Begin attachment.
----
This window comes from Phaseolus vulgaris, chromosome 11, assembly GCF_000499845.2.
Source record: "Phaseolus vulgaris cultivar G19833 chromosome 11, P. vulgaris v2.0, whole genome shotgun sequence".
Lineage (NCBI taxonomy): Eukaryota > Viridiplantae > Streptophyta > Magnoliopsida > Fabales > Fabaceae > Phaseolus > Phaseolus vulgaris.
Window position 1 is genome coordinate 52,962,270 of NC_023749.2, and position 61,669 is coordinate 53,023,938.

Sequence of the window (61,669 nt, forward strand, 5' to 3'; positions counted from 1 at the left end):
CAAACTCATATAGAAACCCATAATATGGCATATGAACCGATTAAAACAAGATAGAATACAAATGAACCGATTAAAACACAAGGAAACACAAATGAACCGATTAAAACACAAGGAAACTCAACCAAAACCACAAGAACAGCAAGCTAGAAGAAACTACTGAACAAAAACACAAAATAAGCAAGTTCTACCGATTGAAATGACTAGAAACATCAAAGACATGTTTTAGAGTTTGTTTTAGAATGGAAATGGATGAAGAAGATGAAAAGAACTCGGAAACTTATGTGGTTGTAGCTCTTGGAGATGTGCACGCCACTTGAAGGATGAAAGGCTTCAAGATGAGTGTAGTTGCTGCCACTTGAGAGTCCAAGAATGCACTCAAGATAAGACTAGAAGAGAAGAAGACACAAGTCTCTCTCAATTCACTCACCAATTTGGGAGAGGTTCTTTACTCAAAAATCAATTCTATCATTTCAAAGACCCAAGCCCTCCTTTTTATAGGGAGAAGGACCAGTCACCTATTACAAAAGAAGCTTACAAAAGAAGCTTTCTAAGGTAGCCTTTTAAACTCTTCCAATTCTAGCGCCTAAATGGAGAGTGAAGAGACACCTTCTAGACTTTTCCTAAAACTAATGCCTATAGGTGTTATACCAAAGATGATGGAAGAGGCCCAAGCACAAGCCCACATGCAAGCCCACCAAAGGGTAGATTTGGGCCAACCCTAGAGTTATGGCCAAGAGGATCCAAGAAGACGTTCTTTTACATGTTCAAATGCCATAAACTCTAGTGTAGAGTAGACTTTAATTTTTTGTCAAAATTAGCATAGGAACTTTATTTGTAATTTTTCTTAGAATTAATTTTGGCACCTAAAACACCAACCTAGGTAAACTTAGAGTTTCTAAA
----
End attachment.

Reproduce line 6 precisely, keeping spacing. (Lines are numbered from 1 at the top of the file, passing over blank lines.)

CAAACTCATATAGAAACCCATAATATGGCATATGAACCGATTAAAACAAGATAGAATACAAATGAACCGATTAAAACACAAGGAAACACAAATGAACCGATTAAAACACAAGGAAACTCAACCAAAACCACAAGAACAGCAAGCTAGAAGAAACTACTGAACAAAAACACAAAATAAGCAAGTTCTACCGATTGAAATGACTAGAAACATCAAAGACATGTTTTAGAGTTTGTTTTAGAATGGAAATGGATGAAGAAGATGAAAAGAACTCGGAAACTTATGTGGTTGTAGCTCTTGGAGATGTGCACGCCACTTGAAGGATGAAAGGCTTCAAGATGAGTGTAGTTGCTGCCACTTGAGAGTCCAAGAATGCACTCAAGATAAGACTAGAAGAGAAGAAGACACAAGTCTCTCTCAATTCACTCACCAATTTGGGAGAGGTTCTTTACTCAAAAATCAATTCTATCATTTCAAAGACCCAAGCCCTCCTTTTTATAGGGAGAAGGACCAGTCACCTATTACAAAAGAAGCTTACAAAAGAAGCTTTCTAAGGTAGCCTTTTAAACTCTTCCAATTCTAGCGCCTAAATGGAGAGTGAAGAGACACCTTCTAGACTTTTCCTAAAACTAATGCCTATAGGTGTTATACCAAAGATGATGGAAGAGGCCCAAGCACAAGCCCACATGCAAGCCCACCAAAGGGTAGATTTGGGCCAACCCTAGAGTTATGGCCAAGAGGATCCAAGAAGACGTTCTTTTACATGTTCAAATGCCATAAACTCTAGTGTAGAGTAGACTTTAATTTTTTGTCAAAATTAGCATAGGAACTTTATTTGTAATTTTTCTTAGAATTAATTTTGGCACCTAAAACACCAACCTAGGTAAACTTAGAGTTTCTAAA